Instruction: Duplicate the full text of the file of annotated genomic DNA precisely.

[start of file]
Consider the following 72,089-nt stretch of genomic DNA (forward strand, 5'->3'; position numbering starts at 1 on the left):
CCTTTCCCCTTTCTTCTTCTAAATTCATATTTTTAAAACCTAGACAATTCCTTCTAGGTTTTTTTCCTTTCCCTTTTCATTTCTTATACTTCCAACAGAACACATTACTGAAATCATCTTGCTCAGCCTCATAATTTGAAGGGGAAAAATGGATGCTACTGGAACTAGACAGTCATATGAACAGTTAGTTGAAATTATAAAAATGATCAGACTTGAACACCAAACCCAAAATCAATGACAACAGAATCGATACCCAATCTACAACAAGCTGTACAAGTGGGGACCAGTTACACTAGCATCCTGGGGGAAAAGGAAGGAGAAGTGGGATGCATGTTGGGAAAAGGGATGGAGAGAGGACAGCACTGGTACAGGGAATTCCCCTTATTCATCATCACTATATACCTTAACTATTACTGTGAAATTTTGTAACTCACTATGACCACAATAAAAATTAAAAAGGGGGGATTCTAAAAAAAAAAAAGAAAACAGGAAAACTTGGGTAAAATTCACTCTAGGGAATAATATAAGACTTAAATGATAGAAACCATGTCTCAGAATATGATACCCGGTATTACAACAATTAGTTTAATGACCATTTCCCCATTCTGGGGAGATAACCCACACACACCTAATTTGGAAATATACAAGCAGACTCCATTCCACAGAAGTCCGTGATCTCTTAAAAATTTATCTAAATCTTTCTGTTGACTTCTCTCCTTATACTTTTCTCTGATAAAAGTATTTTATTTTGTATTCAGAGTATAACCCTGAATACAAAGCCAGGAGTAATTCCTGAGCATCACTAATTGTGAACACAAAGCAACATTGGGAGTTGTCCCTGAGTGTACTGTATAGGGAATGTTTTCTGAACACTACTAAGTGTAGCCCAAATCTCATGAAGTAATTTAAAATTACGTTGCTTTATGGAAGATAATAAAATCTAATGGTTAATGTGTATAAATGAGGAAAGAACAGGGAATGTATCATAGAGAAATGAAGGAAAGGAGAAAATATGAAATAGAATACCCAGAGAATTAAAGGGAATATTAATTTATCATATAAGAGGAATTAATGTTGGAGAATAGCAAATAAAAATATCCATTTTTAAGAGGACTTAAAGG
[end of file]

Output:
Consider the following 72,089-nt stretch of genomic DNA (forward strand, 5'->3'; position numbering starts at 1 on the left):
CCTTTCCCCTTTCTTCTTCTAAATTCATATTTTTAAAACCTAGACAATTCCTTCTAGGTTTTTTTCCTTTCCCTTTTCATTTCTTATACTTCCAACAGAACACATTACTGAAATCATCTTGCTCAGCCTCATAATTTGAAGGGGAAAAATGGATGCTACTGGAACTAGACAGTCATATGAACAGTTAGTTGAAATTATAAAAATGATCAGACTTGAACACCAAACCCAAAATCAATGACAACAGAATCGATACCCAATCTACAACAAGCTGTACAAGTGGGGACCAGTTACACTAGCATCCTGGGGGAAAAGGAAGGAGAAGTGGGATGCATGTTGGGAAAAGGGATGGAGAGAGGACAGCACTGGTACAGGGAATTCCCCTTATTCATCATCACTATATACCTTAACTATTACTGTGAAATTTTGTAACTCACTATGACCACAATAAAAATTAAAAAGGGGGGATTCTAAAAAAAAAAAAGAAAACAGGAAAACTTGGGTAAAATTCACTCTAGGGAATAATATAAGACTTAAATGATAGAAACCATGTCTCAGAATATGATACCCGGTATTACAACAATTAGTTTAATGACCATTTCCCCATTCTGGGGAGATAACCCACACACACCTAATTTGGAAATATACAAGCAGACTCCATTCCACAGAAGTCCGTGATCTCTTAAAAATTTATCTAAATCTTTCTGTTGACTTCTCTCCTTATACTTTTCTCTGATAAAAGTATTTTATTTTGTATTCAGAGTATAACCCTGAATACAAAGCCAGGAGTAATTCCTGAGCATCACTAATTGTGAACACAAAGCAACATTGGGAGTTGTCCCTGAGTGTACTGTATAGGGAATGTTTTCTGAACACTACTAAGTGTAGCCCAAATCTCATGAAGTAATTTAAAATTACGTTGCTTTATGGAAGATAATAAAATCTAATGGTTAATGTGTATAAATGAGGAAAGAACAGGGAATGTATCATAGAGAAATGAAGGAAAGGAGAAAATATGAAATAGAATACCCAGAGAATTAAAGGGAATATTAATTTATCATATAAGAGGAATTAATGTTGGAGAATAGCAAATAAAAATATCCATTTTTAAGAGGACTTAAAGG